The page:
Abstract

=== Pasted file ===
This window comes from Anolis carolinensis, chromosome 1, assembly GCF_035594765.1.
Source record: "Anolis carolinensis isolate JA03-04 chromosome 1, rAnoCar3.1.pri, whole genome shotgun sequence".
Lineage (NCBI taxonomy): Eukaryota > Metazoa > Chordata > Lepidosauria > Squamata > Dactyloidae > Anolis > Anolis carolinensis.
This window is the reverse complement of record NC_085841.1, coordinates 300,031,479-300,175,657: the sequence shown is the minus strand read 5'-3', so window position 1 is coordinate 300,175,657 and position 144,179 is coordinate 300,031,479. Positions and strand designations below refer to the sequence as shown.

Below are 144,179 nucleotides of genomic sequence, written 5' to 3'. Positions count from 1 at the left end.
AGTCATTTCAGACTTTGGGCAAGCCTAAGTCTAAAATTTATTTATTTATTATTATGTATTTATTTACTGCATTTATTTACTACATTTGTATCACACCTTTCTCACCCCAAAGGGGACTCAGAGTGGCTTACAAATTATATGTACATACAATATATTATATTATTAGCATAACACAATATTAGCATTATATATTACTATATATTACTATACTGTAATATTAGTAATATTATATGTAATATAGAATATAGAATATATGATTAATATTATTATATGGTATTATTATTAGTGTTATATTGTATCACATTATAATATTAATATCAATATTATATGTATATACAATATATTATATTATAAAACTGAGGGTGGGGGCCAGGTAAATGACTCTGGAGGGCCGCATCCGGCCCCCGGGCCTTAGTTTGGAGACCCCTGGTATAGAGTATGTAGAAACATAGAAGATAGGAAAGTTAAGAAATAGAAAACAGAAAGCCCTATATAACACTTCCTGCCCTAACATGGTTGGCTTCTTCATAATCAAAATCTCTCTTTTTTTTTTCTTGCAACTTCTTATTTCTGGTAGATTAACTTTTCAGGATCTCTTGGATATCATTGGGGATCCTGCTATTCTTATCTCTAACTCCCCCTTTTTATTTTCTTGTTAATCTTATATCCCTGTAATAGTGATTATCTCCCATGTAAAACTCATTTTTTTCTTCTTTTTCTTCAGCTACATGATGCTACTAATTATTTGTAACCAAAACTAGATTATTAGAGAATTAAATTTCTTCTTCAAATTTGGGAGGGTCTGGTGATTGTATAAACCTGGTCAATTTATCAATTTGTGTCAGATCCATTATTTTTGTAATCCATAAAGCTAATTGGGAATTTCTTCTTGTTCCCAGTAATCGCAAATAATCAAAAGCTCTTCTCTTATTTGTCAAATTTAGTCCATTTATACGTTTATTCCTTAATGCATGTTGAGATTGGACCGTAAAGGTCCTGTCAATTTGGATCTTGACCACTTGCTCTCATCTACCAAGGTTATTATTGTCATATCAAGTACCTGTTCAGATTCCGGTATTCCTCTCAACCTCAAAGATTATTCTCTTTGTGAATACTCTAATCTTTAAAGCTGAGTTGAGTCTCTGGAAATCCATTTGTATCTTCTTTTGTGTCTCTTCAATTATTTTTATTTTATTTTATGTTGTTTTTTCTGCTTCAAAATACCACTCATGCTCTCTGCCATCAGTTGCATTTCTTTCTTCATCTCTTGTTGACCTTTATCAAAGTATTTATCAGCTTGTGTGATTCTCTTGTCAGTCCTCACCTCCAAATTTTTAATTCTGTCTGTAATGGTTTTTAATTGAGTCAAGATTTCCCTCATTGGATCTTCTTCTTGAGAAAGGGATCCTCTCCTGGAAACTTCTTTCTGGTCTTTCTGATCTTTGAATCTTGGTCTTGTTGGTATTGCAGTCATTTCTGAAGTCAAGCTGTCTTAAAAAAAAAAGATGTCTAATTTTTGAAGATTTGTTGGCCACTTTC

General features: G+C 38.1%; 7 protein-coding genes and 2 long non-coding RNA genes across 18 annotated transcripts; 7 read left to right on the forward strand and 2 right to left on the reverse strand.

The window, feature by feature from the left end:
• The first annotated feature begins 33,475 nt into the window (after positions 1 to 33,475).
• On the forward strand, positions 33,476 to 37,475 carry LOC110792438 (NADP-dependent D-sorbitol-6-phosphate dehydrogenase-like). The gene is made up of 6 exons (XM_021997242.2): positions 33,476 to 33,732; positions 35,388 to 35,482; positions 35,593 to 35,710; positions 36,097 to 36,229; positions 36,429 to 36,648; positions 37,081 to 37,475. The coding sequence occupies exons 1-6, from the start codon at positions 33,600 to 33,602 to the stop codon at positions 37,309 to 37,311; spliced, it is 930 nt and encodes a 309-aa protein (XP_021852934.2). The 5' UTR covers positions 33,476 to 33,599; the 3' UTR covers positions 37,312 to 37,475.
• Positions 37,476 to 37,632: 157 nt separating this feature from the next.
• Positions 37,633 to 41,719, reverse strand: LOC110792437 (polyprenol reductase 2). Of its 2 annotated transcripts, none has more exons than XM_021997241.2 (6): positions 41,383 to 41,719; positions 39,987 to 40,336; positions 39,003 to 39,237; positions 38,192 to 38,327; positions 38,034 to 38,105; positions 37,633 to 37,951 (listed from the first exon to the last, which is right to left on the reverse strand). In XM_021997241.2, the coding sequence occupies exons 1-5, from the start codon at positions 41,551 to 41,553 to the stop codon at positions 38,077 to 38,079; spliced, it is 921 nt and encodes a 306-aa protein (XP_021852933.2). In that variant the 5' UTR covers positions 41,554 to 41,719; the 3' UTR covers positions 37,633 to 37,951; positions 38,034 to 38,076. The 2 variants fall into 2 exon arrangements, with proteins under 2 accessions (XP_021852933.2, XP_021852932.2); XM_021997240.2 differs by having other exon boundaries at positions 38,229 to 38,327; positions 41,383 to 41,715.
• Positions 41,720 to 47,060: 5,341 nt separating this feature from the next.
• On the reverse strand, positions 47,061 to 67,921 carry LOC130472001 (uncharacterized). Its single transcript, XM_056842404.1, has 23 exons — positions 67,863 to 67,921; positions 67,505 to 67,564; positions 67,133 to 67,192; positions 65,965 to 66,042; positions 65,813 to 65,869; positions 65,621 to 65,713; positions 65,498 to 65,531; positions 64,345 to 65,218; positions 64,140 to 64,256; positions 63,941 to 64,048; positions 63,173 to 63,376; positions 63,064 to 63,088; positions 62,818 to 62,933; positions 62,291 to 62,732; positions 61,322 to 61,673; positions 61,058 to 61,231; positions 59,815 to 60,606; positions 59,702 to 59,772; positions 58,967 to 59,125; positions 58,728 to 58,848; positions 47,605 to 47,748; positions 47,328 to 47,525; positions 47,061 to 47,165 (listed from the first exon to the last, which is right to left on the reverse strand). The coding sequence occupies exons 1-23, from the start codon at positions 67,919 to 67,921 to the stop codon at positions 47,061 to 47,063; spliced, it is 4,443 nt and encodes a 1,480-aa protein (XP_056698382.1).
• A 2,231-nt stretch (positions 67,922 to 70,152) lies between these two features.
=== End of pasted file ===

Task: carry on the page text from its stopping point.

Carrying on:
Adjusting goals subsequent to feedback from the environment is crucial for entrepreneurial activity and success (Bird, 1988). Yet, there is surprisingly little research on the micro-mechanisms underlying entrepreneurial feedback interpretation and subsequent goal adjustment. To fill this gap, we propose a study examining the impact of entrepreneur’s psychology factors on feedback interpretation and goal adjustment. Taking a lens from behavioral motivation theory (Higgins, 1997/1998), we propose that an entrepreneur’s regulatory focus (i.e., promotion versus prevention) (Brockner, Higgins, & Low, 2004; Ilies & Judge, 2005; Seo & Ilies, 2009) will influence how she will interpret feedback and potentially adjust her goals. Furthermore, self-esteem has been shown to influence the feedback interpretation process in experiments (Baumeister, Heatheron, & Tice, 1993; Ilies, De Pater, & Judge, 2007), and thus will likely play a role in entrepreneurial feedback interpretation. We expect similar effects for self-efficacy (Locke & Latham, 2006).

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